Think of single people like the writer Amy Carmichael, who traveled to India as a young missionary, not knowing what kind of service God wanted of her. She soon had a growing orphanage of children rescued from virtual slavery in the clutches of the Hindu temple priests. Or think of Mother Teresa, who founded an order of sisters to look after the poorest of the poor in Calcutta. Her order has spread all over the world. Or think of Paul and others of the apostles who, because they were single, were able to travel ceaselessly to spread the Gospel.
Of course you don’t have to be a missionary, nun, or apostle to find fulfillment in a life of singleness. I could have felt bitterness and frustration at not being married, but instead I have found plenty of opportunities to serve others on a daily basis right where I have been placed.
Almost weekly I visit inmates at the local jail. During my last visit, the women in the jail were eager for bible study, so we read the story of the Good Samaritan and talked about its everyday applications. After a discussion of who could or couldn’t sing, we all joined in singing spirituals and hymns like “Precious Lord” and “Amazing Grace.” Needless to say, not every evening is satisfying in this way. Loneliness can be a reality in any single person’s life. It may tempt one to self-pity, but like any temptation, it can be refused. In her book Passion and Purity, Elisabeth Elliot advises: “Accept your loneliness. It is one stage, and only one stage, on a journey that brings you to God. It will not always last. Offer up your loneliness to God, as the little boy offered to Jesus his five loaves and two fishes. God can transform it for the good of others. Above all, do something for somebody else!”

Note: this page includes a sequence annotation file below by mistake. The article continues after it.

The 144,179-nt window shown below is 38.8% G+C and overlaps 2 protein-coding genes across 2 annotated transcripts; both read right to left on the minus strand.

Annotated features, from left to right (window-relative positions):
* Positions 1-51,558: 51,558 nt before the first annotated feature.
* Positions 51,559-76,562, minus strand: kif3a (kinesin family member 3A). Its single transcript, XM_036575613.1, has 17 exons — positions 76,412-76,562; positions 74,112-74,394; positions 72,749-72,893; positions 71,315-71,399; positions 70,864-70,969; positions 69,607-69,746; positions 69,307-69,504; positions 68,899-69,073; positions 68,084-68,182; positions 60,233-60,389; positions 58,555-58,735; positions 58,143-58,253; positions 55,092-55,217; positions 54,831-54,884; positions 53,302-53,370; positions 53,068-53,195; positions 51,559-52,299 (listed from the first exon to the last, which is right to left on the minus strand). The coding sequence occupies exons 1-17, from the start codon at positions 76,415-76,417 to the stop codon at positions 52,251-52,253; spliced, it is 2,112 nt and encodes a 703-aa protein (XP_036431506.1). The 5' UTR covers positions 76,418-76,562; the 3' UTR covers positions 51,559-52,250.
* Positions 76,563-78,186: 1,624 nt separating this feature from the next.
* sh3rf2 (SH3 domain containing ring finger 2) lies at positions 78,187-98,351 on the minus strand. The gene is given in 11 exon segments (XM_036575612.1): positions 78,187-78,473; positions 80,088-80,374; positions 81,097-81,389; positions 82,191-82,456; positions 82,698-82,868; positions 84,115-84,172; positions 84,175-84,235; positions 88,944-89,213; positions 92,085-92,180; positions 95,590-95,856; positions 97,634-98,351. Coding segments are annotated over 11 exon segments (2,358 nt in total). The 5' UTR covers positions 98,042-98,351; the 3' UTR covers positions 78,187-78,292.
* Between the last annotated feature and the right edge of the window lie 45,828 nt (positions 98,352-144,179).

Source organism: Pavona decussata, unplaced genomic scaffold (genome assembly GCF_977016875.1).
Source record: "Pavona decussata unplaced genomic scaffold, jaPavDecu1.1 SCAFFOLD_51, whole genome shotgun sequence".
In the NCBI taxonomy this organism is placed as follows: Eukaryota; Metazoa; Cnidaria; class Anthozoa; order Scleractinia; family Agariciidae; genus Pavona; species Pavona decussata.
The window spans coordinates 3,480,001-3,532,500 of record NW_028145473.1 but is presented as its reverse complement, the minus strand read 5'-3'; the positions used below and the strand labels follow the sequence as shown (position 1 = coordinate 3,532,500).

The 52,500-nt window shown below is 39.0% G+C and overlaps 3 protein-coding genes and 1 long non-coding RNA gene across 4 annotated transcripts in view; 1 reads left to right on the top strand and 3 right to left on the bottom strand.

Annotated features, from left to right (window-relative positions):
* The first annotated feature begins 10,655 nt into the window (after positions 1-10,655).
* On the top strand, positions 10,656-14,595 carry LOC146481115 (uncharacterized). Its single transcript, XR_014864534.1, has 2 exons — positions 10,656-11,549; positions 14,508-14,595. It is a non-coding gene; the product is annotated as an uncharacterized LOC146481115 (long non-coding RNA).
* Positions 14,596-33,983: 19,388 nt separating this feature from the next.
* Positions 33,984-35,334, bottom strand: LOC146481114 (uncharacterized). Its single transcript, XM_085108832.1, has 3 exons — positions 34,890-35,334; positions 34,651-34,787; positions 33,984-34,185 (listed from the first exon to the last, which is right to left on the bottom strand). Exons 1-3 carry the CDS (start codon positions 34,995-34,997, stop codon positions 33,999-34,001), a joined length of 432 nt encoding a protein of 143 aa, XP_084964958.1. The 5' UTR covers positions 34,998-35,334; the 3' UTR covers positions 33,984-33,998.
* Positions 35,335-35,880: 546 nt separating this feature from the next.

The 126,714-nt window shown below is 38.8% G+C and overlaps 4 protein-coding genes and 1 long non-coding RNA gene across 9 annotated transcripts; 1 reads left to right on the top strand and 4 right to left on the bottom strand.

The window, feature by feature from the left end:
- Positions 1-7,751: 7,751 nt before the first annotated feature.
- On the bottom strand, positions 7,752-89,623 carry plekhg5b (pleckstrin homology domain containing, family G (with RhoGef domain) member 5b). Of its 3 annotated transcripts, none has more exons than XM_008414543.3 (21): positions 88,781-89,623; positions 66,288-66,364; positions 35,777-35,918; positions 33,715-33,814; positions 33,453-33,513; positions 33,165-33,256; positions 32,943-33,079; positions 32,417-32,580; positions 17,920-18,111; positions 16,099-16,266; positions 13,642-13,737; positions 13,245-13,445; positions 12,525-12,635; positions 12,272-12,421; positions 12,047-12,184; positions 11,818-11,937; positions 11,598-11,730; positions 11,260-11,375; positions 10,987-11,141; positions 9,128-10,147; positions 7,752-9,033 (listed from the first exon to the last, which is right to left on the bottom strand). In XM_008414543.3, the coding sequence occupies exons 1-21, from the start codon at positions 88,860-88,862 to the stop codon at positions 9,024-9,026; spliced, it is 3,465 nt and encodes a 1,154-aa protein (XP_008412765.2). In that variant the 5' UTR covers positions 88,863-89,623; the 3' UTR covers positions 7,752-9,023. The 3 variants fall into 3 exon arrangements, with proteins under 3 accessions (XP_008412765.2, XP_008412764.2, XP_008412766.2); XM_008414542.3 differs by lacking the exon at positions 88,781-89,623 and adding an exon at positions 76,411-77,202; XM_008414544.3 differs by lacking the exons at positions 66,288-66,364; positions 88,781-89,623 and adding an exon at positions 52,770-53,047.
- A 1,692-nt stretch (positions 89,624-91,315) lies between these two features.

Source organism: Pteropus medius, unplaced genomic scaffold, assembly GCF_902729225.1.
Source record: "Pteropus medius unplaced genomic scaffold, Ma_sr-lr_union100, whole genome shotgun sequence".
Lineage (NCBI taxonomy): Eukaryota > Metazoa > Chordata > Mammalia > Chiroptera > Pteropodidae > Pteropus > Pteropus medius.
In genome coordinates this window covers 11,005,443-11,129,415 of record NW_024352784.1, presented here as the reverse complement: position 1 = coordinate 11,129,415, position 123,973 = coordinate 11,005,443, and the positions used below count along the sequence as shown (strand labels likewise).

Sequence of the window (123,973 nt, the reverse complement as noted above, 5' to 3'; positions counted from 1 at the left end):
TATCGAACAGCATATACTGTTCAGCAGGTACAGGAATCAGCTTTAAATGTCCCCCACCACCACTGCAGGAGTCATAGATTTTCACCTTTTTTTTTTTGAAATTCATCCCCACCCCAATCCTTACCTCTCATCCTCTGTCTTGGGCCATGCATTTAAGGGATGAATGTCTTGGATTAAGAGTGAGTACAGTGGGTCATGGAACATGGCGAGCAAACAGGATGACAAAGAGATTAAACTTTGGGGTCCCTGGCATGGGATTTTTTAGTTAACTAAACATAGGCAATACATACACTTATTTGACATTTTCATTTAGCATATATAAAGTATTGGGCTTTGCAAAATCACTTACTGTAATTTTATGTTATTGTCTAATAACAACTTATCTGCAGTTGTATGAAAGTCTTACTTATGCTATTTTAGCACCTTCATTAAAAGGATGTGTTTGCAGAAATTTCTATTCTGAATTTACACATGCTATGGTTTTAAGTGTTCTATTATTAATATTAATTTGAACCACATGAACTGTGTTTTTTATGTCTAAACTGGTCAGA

Here is the clue: service rendered to others. Teaching, nursing, counseling, or visiting prisoners in jail – any of such activities can lead to a fulfilled life. For there are many hurting people in the world who need an extra touch of love, and those of us who are single are uniquely free to take up the task of being there for them.
The process of letting go of one’s own desires is never easy, and it may at times weigh very heavily on a person. But when single people are able to surrender their own hopes and dreams completely, Jesus will fill the void that might otherwise burden them. They will remember how he ended his life on the cross, and they will find joy in bearing singleness as their sacrifice for him. Those who continually long for marriage, despite the fact that God has not given it to them, can never attain this joy. Marriage is a great gift, but to belong completely and undividedly to Christ is a greater gift.
Ultimately, we have to be willing to be used by God as he wills and find contentment in whatever circumstances we find ourselves (Phil. 4:11–13). We should never think that God does not love us. Such a thought is of the devil.
Naturally, no matter how dedicated a single person is, he or she will still experience moments, days, or even weeks of sadness and struggle. The knowledge that marriage and children are beyond reach will always bring pangs of longing and a sense of loss. But rather than dwell on these things, it is better (even if harder) to look to God and to turn to one’s brothers and sisters in the church. Bonhoeffer writes:
Pain is a holy angel who shows us treasures that would otherwise remain forever hidden; through him men and women have become greater than through all the joys of the world. It must be so and I tell myself this in my present situation over and over again. The pain of suffering and of longing, which can often be felt even physically, must be there, and we cannot and need not talk it away. But it needs to be overcome every time, and thus there is an even holier angel than the one of pain; that is, the one of joy in God.24
Singleness can be accepted as a burden – or as a special calling.
Single men and women must not fall into the trap of estranging themselves from life and love in bitterness. They must not stifle what is best in themselves or give themselves over to dreams or to desires that cannot be satisfied. They must not let self-circling fantasies block the unfolding of all that God has given them. If they are able to accept their singleness as a gift or a special calling, they will let none of their energy or love go unused. Their longings will be fulfilled in giving: in a stream of love that moves away from themselves, and toward Christ and the church. As Paul says: